With biggest change since 2010’s Caffeine, Google has announced that it has made a change to the fundamental way in which its search algorithm works. This change has been dubbed “Hummingbird” and does have a major impact on the way that sites are displayed on the Search Engine Results Pages (SERPS).
How Hummingbird Differs from Previous Algorithmic Changes
Google Hummingbird is only the latest in a series of changes made by Google in order to promote the pages which they think will help search engine visitors find what they need. For the most part, all other changes to the search engine algorithm Google uses have been localized in scale, such as making tweaks to how inbound links affect search engine rank, or placing less important on the keyword meta tag on a website. While these minor changes can certainly have an effect on where a website is ranked, it was possible in most cases to re-gain the highest rankings by making a few adjustments to the website, or its backlinks. Google Hummingbird seems to have placed an increased importance on the content on a website, which is similar to what other updates have done, but this update has either added or enhanced the importance of what a visitor’s intent is when they search for something.
Why was Hummingbird Put Into Place?
For many years, the best way to find out what you wanted on the internet was to type in a few keywords into the search box. Instead of typing out “Where can I find a list of pizzerias in New York City”, you might just type “list of pizzerias NYC”. This is because, for the most part, people would rather type as few words as possible into a search engine in order to get what they need. However, with the advent of voice searches on mobile phones, it doesn’t take nearly as much time or effort to just say exactly what you mean. Before Google Hummingbird, typing in the full aforementioned phrase would either bring up sites that had that exact keyword on it, or many of the words would be looked over by the search engine and it would focus on the main ones “list, pizzerias, NYC”. Hummingbird includes all of the words and derives the intent of the user – they want a list of pizzerias in New York City, and returns results that the search engine thinks is most relevant to their intent, and answer their question.
How Can a Site’s Rankings Change Due to Hummingbird?
It seems as though Google Hummingbird has done what many other updates have done, which is put more emphasis on content as opposed to backlinks or on-page SEO. Specifically, the Hummingbird update is looking for sites that can provide answers to questions, as opposed to websites where keywords just appear in a certain density. For websites with a lot of content, especially content that does a good job of explaining the site’s purpose or its subject matter, there will probably be a rise in the rankings. Websites that rely on smaller pages that talk vaguely about what the site is about will probably see a drop in the rankings. The best bet is to add content that goes in-depth into subjects, think about questions people might ask about something specific and put both the question and answer into the content. If your website has dropped in the rankings due to Hummingbird, start re-evaluating what kind of content you have on the site and start switching some of it out with new material.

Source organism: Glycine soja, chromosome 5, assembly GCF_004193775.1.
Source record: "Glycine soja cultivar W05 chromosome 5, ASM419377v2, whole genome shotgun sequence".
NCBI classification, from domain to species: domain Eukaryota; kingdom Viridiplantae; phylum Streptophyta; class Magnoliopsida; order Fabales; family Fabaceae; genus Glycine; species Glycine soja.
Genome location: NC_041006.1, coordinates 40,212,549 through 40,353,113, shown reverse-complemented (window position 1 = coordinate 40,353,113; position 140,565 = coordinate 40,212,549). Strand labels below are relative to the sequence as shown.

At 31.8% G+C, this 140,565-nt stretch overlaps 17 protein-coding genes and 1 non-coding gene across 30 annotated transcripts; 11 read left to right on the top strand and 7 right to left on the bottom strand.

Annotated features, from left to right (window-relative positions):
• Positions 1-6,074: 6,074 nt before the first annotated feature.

What does all of this mean for SEO overall?
As with any update, there will probably be a some adjustments required, but nothing too major, content will still be extremely important with backlinks being necessary as well. The key to making Hummingbird work for you is to create content that can answer questions, summaries are good, but answers are better. All Google updates generally aim to reduce the search engine ranks of websites that are just thrown online with the hope of gaining visitors and revenue. Hummingbird takes this to a different level by making sites with low quality content even less important.
Focusing on quality will always get you the best results in search engine rankings. Putting together a naturally-backlinked website with good content and a robust interlinking infrastructure should result in a good search engine ranking. Hummingbird may have been a change to the way that the Google algorithm works, but it wasn’t the first, and it certainly won’t be the last.
Comment below and let us know if you’ve seen any differences in your experience with search since Hummingbird launched.